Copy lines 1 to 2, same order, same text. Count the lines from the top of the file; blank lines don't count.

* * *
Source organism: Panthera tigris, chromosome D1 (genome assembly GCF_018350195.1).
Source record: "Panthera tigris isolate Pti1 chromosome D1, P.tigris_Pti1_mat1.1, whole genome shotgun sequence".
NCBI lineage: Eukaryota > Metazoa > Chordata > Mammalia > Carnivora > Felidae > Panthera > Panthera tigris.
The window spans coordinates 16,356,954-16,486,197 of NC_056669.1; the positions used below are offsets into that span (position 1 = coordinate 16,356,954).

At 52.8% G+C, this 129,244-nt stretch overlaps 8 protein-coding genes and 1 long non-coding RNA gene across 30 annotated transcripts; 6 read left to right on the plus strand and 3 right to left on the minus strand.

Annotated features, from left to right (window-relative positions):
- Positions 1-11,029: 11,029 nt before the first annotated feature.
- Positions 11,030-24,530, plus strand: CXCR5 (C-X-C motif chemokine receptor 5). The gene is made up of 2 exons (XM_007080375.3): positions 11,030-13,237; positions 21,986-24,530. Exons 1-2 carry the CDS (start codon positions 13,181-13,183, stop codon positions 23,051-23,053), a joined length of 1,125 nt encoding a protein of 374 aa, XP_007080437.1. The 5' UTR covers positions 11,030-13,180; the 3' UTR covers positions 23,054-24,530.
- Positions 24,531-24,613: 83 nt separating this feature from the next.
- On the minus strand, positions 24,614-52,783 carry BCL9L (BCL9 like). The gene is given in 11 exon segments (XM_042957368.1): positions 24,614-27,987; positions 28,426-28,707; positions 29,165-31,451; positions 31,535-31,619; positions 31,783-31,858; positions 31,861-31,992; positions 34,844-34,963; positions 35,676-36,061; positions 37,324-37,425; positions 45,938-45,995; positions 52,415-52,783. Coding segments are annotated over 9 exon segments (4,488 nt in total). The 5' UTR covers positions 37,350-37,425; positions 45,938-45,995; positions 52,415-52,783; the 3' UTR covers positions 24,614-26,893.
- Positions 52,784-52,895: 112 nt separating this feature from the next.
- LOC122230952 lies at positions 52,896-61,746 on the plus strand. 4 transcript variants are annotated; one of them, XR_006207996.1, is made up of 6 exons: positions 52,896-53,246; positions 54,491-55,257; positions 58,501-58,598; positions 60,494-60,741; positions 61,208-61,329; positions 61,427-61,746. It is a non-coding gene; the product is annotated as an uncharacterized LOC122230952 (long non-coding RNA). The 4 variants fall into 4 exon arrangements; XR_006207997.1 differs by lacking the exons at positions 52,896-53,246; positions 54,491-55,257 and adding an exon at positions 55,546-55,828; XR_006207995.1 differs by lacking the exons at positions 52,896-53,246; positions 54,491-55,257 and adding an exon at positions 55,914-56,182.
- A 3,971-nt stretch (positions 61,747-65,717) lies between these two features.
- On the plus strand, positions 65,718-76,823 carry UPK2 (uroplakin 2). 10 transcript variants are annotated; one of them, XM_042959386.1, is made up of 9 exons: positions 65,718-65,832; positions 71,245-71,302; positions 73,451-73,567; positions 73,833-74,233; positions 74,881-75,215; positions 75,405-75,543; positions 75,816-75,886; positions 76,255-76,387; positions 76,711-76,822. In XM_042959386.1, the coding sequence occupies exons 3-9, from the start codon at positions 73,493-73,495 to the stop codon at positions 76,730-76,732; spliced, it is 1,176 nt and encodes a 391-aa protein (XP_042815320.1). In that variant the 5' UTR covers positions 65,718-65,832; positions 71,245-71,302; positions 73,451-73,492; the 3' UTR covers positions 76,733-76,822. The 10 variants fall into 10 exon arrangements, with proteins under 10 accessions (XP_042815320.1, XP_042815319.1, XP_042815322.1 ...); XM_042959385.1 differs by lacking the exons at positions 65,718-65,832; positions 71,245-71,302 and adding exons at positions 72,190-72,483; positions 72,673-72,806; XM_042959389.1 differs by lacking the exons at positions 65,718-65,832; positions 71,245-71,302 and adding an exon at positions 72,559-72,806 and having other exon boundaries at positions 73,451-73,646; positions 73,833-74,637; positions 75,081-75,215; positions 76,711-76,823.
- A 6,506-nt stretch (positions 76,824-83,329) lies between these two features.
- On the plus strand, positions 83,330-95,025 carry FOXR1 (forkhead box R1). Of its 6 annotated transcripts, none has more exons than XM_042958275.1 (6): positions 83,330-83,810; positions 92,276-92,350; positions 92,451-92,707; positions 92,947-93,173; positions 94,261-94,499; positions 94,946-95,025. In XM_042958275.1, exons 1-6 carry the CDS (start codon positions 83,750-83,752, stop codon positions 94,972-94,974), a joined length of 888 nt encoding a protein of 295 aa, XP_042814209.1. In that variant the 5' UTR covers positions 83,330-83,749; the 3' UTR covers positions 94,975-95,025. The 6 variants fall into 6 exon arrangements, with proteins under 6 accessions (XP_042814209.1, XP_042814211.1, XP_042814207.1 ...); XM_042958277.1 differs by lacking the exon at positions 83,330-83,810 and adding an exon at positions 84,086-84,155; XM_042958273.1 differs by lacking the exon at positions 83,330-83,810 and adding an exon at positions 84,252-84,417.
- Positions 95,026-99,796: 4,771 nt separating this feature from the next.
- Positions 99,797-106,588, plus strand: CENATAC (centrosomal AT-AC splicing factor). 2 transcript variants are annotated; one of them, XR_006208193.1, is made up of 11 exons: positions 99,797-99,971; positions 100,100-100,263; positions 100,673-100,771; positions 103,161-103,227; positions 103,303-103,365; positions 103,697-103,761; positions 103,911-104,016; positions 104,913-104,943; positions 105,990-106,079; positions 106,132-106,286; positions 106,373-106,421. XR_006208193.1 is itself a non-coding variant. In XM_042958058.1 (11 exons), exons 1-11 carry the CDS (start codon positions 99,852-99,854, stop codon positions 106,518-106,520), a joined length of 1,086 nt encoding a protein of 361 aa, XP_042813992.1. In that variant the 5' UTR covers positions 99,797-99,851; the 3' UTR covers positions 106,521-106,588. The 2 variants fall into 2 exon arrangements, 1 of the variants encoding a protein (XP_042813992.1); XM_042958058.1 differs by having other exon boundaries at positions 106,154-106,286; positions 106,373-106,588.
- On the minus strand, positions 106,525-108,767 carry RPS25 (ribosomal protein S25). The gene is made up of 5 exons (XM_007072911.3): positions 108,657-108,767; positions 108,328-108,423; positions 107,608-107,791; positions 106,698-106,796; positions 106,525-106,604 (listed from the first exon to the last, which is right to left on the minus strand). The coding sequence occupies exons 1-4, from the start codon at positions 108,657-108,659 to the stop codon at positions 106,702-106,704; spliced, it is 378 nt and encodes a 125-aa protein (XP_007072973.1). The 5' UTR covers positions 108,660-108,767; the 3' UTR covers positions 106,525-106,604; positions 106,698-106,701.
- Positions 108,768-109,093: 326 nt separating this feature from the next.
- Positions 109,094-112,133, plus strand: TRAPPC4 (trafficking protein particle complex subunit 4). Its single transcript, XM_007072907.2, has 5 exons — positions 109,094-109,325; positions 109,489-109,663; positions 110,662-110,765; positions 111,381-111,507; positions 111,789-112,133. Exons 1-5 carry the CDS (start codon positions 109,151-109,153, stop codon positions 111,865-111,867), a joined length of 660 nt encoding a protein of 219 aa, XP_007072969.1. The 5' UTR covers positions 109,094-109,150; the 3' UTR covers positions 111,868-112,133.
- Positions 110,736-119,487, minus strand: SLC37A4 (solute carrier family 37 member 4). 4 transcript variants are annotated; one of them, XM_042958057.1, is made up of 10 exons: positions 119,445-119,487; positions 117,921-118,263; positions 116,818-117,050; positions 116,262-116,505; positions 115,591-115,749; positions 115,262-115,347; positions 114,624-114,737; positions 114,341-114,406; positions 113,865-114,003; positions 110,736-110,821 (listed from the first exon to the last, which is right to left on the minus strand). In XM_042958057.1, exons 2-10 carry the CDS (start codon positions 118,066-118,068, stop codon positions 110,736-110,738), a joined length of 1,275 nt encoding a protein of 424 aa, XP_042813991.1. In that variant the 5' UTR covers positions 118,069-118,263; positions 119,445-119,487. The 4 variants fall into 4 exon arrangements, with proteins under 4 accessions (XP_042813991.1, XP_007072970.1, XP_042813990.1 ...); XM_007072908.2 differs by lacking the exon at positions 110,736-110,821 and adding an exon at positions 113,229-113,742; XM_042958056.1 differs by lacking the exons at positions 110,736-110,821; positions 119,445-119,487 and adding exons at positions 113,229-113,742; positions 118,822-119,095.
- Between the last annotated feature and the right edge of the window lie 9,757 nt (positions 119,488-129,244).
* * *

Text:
Source organism: Panthera tigris, chromosome D1 (genome assembly GCF_018350195.1).
Source record: "Panthera tigris isolate Pti1 chromosome D1, P.tigris_Pti1_mat1.1, whole genome shotgun sequence".